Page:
While Onare values having the opportunity to strengthen his curriculum and gain new experiences, his own culture, along with his family, is over 6,000 miles away in Nigeria. Ever since he embarked to the U.S., he has been unable to see any relatives in person.
“I haven’t been back to Nigeria in seven years. I miss my family, but I talk with them everyday on WhatsApp,” Onare said. “We’ll have family group chats, so we can keep up with everybody and everything going on.”
Even though he misses his family, Onare cannot just hop on a plane to go visit. Due to complications with visas, exiting the country is far from easy.
“In 2019, my mother died, and I wanted to go to the funeral. However, the immigration process is kind of different. I applied for my passport, but I didn’t get it on time. There’s just too many logistics attached to it,” Onare said. “I’m on an H1B visa, which is a special worker-type of visa. There are restrictions to each type. But at that time, my passport was expiring, and I had to renew the passport before I could travel, and the renewal took too long.”
Throughout the years Onare has spent in America, the cultural differences continue to be evident. He imagined skyscrapers to be towering through clouds in each city, and he failed to wrap his mind around the fact that a new chicken fast food chain sat on each street corner.
“I grew up in the middle class. My dad was an engineer and my mom worked for the government. Parental control in Nigeria is different from [the U.S.], so we have a lot of restrictions and a lot of spanking,” Onare said. “Pretty much, even in high school, you get whooped or spanked by your teacher, whichever one you choose. So let’s say for instance, you’re given a test, and you make a bad grade on the test, [you can get a spanking].”
While Onare holds nothing against the mannerisms of the individuals he’s interacted with in Texas, it didn’t take him long to realize how much more sociable and personified the citizens in Nigeria are.
“The average Nigerian is very friendly. In Nigeria, we meet colleagues, we exchange phone numbers, ask about the meaning of each other’s name — it’s just natural, there’s nothing attached,” Onare said. “When I got to the U.S., the first thing I discovered is you can’t just walk up to someone and say, ‘Hey, how are you doing? What’s your name? What’s your number?’ For example, it was my first week in the U.S. and I saw a lady on campus with African braids that looked really nice. I said, ‘Those braids look so good on you.’ I asked for her number, and she said ‘I have a boyfriend,’ but in Nigeria, that would’ve just been a normal interaction.”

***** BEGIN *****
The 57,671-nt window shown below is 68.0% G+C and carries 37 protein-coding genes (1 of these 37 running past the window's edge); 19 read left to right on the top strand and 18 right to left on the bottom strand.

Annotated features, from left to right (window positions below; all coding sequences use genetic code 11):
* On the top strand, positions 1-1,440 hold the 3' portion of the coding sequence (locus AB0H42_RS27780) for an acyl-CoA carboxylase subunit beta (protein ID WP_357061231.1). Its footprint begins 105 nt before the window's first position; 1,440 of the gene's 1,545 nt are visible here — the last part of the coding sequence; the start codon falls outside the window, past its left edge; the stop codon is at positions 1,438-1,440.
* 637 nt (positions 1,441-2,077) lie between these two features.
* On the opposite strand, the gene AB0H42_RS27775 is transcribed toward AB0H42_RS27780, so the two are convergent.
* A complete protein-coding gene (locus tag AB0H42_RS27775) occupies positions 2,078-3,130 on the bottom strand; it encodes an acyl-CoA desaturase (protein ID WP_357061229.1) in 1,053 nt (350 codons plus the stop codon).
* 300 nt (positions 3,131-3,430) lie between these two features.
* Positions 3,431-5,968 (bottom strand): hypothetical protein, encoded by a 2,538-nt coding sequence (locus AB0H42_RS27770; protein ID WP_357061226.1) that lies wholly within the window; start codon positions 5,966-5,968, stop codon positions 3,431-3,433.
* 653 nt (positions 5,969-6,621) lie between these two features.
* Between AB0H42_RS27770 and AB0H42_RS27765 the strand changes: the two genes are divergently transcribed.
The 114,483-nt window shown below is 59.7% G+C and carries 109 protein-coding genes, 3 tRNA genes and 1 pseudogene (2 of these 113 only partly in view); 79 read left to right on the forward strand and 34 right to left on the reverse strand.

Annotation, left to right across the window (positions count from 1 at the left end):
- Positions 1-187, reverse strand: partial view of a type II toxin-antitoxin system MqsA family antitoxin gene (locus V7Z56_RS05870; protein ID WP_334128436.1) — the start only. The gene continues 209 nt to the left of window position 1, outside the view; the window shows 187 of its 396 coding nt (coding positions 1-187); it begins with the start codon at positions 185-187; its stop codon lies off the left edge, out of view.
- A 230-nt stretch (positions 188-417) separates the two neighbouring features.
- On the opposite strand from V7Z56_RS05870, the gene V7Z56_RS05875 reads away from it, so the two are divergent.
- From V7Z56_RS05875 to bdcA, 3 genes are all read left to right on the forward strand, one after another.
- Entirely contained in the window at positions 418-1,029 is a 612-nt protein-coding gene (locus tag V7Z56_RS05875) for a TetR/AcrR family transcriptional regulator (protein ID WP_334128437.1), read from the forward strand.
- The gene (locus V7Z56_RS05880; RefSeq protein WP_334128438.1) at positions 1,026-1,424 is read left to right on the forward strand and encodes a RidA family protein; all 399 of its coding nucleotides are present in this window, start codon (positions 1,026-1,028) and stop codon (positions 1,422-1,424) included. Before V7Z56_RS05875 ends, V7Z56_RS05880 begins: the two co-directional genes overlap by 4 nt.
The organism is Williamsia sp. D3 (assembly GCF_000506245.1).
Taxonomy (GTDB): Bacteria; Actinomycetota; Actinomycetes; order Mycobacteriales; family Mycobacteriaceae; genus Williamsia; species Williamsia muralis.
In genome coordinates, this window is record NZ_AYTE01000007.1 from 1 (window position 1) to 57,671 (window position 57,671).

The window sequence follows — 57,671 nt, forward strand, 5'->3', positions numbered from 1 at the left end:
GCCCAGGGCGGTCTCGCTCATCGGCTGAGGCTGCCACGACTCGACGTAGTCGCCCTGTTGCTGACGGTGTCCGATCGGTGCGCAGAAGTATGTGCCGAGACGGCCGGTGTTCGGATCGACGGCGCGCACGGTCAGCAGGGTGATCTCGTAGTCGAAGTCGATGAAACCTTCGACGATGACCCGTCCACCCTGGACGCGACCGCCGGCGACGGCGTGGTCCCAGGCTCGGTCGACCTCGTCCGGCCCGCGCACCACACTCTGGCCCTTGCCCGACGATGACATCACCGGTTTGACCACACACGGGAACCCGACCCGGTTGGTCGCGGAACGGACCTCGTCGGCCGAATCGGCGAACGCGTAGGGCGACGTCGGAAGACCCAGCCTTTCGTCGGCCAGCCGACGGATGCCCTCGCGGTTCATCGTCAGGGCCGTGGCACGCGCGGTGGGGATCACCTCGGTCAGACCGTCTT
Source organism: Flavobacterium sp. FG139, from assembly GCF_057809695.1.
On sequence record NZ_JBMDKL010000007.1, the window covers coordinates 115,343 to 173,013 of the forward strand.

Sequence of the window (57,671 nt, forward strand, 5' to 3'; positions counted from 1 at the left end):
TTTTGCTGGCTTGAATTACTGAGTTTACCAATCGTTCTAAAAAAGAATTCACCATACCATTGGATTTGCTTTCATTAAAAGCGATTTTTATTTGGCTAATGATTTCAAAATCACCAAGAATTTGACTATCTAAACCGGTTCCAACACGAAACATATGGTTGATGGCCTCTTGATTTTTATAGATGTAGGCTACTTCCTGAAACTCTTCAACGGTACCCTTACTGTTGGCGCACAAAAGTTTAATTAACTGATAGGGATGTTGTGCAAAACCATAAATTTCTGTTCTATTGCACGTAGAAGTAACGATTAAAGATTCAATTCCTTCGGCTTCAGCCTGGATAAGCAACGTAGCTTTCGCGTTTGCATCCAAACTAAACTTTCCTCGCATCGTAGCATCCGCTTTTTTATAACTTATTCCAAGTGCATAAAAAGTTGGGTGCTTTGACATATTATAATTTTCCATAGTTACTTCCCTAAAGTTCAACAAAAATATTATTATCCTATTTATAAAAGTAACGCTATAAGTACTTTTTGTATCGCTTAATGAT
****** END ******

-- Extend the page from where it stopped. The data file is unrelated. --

As Onare continues his career at TISD, some people still raise the question as to why he doesn’t bring attention to the fact that his birth name Mayowa — the name that represents his Nigerian culture and means “The devil planned to mock me, but God brought me joy” — is not represented on his work name badge.
“I have a student in my class, and I’ve been trying to pronounce his name since the beginning of the school year. Sometimes I want to call on him, but I’m so cautious. In my head I’m like, ‘I hope I’m not going to mess up his name.’ I understand when people have that feeling. But Abraham, nobody can mess up the name Abraham,” Onare said. “I know keeping my Nigerian name could bring more diversity to our school’s culture because anybody can just go online and see ‘Abraham Onare,’ but they won’t be able to gauge where I’m from. The truth is, it doesn’t bother me. You can call me Abraham, you can call me Mayowa, in the end, there’s no difference.”